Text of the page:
Labour to publish bill to ensure AG is empowered to represent public interest
Questioning Taoiseach Leo Varadkar in the Dáil today, Labour leader Ivana Bacik called for a review of the functions of the Office of the Attorney General.
Highlighting the practices of illegal charges to older people in nursing home care and the removal of disability allowance payments from vulnerable people in institutional care, Deputy Bacik said that the State’s litigation strategy must have regard to the public interest.
Deputy Bacik said:
“As the recent revelations show, the State approaches litigation in a manner which is indistinguishable from any faceless private corporate entity – it is a war of attrition against those who dare to sue it.
“We see it in special educational needs cases; in immigration; in medicolegal cases. It’s in the approach to those excluded from state redress – those who suffered sexual abuse in schools and those affected by the appalling Thalidomide scandal.
“The context changes but the results stay the same.
“There must be a change in approach. There is a clear and compelling case for splitting the Office of the Attorney General in two, to separate the task of defending the interests of Government Departments from that of representing and defending the public interest.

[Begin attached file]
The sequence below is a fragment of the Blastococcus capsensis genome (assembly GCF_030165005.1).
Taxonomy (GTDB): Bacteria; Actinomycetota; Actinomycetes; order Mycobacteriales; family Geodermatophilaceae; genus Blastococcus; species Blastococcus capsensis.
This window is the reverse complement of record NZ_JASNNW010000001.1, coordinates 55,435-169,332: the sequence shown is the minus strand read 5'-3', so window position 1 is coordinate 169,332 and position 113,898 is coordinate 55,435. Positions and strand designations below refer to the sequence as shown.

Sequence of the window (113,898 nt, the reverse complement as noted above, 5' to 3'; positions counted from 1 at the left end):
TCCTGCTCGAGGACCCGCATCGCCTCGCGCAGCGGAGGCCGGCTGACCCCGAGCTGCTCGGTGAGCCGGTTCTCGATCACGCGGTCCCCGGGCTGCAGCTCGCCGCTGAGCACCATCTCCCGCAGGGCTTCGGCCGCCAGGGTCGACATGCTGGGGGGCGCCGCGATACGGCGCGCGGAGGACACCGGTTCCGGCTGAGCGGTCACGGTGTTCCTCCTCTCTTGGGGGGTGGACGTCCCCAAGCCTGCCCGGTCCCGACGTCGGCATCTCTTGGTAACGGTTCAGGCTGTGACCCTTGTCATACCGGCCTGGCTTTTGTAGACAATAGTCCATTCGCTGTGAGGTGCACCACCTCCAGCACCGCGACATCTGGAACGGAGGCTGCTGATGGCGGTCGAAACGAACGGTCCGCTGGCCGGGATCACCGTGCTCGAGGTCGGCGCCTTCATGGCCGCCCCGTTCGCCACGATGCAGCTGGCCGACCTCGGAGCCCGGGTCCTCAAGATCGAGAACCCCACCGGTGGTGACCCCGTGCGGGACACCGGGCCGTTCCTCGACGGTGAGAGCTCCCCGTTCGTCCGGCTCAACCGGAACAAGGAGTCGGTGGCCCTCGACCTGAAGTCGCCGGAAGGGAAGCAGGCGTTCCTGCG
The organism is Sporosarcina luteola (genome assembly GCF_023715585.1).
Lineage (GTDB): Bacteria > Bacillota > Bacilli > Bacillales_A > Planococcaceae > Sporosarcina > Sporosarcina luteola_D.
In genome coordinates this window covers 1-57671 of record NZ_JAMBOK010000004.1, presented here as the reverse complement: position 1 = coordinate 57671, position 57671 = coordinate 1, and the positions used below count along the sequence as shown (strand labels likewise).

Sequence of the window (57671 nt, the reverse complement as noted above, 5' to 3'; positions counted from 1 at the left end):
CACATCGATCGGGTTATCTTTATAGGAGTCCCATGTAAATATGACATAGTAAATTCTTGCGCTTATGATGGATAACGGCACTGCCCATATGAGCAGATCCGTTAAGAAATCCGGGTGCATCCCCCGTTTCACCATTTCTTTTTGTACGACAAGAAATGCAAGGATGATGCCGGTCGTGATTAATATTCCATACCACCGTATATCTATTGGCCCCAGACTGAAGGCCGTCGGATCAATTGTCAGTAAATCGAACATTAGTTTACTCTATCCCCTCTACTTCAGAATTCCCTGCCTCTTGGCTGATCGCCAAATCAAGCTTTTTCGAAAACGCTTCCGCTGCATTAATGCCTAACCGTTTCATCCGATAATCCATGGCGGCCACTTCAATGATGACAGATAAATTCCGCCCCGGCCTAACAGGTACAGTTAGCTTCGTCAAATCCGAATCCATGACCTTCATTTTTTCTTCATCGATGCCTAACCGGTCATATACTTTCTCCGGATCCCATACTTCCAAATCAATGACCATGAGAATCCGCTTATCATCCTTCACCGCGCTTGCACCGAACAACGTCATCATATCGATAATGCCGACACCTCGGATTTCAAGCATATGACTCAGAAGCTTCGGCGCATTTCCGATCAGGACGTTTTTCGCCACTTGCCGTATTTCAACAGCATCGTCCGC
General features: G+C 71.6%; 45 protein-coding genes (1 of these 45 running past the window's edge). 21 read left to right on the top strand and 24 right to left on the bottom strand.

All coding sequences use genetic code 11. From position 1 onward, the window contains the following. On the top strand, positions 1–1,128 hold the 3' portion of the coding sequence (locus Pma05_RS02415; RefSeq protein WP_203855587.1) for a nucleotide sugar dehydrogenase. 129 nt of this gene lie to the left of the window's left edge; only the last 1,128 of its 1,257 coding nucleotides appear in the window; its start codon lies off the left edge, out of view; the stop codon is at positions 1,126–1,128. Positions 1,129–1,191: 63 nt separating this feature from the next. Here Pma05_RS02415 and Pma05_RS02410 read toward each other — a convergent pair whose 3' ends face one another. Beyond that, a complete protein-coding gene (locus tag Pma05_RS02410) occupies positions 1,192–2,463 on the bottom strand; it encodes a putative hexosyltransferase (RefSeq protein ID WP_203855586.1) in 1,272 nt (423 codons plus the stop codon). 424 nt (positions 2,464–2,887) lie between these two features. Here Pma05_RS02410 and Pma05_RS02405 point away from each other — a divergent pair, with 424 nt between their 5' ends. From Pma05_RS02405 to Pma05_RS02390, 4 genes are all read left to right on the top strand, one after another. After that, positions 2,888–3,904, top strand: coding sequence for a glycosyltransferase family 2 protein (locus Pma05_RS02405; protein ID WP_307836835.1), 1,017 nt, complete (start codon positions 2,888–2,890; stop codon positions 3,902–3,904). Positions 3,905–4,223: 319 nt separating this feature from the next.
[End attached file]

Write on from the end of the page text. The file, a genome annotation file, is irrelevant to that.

“Labour will publish a bill later this week to reform the office, to ensure that any legal advice provided to any government will also have due regard to the vindication of people’s rights, something that has clearly has been absent for too many years.
“The AG is not in the same position as a commercial law firm. Defence strategies for litigation against the State have to be prepared with a proper consideration of the public interest.
“This must be a watershed week in Irish politics. We must make the necessary changes to stop vulnerable people being let down by the system. The most effective way to reprioritise the public interest over “cost containment” is to empower the Office of the AG to draft strategies to defend the public interest just as doggedly as it currently pursues the more narrow interests of Government Departments.”